The dog crap theory of road safety

Let’s talk responsibility.

Every morning, I walk outside with my dog, carrying a bag in my hand.

Then after a few minutes of watching her sniff every fire hydrant, bush, nook and cranny on our block — the Corgi equivalent of reading her Facebook page — she settles in for a good poop.

And inevitably, when I bend over to pick it up, I have to dodge piles of crap left behind by dog owners who aren’t as responsible.

It’s not just the unpleasant prospect of stepping in it that poses a problem. Or the simple fact that the law clearly requires owners to clean up after their animals.

What their dogs leave behind can spread disease, both to other dogs and the people who may inadvertently come in contact with it. And eventually, when the rains come, it will wash into the storm drains and out to the ocean, fouling the water that countless people swim and surf in.

Granted, one pile of crap isn’t going to cause any real harm. But multiply that by the multiple mounds on my block, and virtually every other block in this City of Angeles and the 88 other cities and towns, as well as unincorporated areas, in the county.

And you’ll start to understand why it’s not safe to eat many of the fish that come out of the bay. Or to spend much time in it yourself.

As I stand waiting for her to finish her morning rounds, I also have an opportunity to study the busy street that runs in front of our building.

I watch as a steady stream of cars flows past, observing countless drivers talking on their hand-held cell phones.

Others turn left or right or change lanes without ever using their turn signals, leaving other drivers to wonder — often with obvious impatience — why the car ahead is slowing down for no apparent reason. Or slamming on their brakes and swerving dangerously into the next lane to get around them.

Then there are the speeding drivers who weave in and out of the morning traffic, ignoring both speed limits and common sense, trusting their own driving skills to avoid the many near misses they create.

And too often, failing.

All this, despite their responsibility to obey the traffic laws they flaunt, and operate their vehicles in a safe and responsible manner.

Less frequently, I’ll see bikes rolling past as riders make their way up the street to UCLA, or down the street to jobs in Century City or beyond.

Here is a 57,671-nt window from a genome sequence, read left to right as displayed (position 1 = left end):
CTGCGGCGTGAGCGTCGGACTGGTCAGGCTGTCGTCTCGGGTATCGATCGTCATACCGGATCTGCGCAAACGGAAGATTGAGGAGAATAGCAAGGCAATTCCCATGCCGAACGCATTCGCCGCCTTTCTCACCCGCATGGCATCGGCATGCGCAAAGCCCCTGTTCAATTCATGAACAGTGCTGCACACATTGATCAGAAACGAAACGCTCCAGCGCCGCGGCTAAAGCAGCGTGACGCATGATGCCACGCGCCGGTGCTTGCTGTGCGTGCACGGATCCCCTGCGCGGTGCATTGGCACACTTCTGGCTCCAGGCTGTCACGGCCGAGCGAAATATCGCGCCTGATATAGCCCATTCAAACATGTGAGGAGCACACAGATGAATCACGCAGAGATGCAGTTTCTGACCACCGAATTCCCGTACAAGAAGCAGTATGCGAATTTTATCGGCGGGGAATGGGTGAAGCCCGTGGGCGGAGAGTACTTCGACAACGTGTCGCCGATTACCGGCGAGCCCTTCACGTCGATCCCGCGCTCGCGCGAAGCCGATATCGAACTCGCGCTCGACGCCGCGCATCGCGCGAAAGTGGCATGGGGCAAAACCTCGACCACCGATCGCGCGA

From time to time, I see one blow through the red light on the corner, forcing drivers who have waited patiently to cross the street to jam on their brakes to avoid a collision as the rider rushes into their path.

At night, as I take my dog out for the last walk of the day, I often see cyclists ride past without lights, briefly highlighted by the streetlights before rolling into semi-invisibility in the twilight between.

Other times, as I ride my bike, I often watch in amazement as I stop for a red light, only to see a cyclist ride up from behind and ride right through, ignoring my example as well as their own safety.

In fact, I was hit by one the other night, as I stopped and he kept going, brushing hard against my side as he blew through on my right, oblivious to the traffic starting to flow in either direction on the cross street.

Evidently, hitting me and risking getting hit himself were worth it to avoid stopping for less than a minute.

It breaks my heart when I reach an intersection and see oncoming or crossing drivers hesitate, despite having the right-of-way, because they expect me to ride through a stop sign or red light. Or anticipate that I’ll cut in front of them, ignoring both the right-of-way and my own safety.

Because that’s what we’ve trained them to do.

Too often, I find myself waving drivers through the intersection, granting my permission to do what the rules of the road say they have the right to do anyway. Or needlessly clicking out of my pedal and putting my foot down, so they’ll see that I am in fact stopping.

Because, like them, I have a responsibility to obey the law.

And more importantly, to share the road safely.

The difference is, when drivers act irresponsibly, they pose a danger to everyone else on the road. When we do, the risk is primarily to ourselves.

Although we, too, can harm others by our actions.

The problem isn’t irresponsible cyclists, despite what countless bike-hating internet trolls and shock-jock DJs will tell you. Or drivers who have forgotten the danger their vehicles pose, and their responsibility to operate them safely.

Or even dog owners who can’t be bothered to clean up after their pets.

It’s a society that has become irresponsible in the truest sense of the word, willing to let others clean up the messes we create. Except they often don’t do it either.

Whether on Wall Street, in Washington, Sacramento or City Hall, or on our own block.

When that lack of responsibility occurs on the streets, it forces other road users to assume responsibility for our own safety.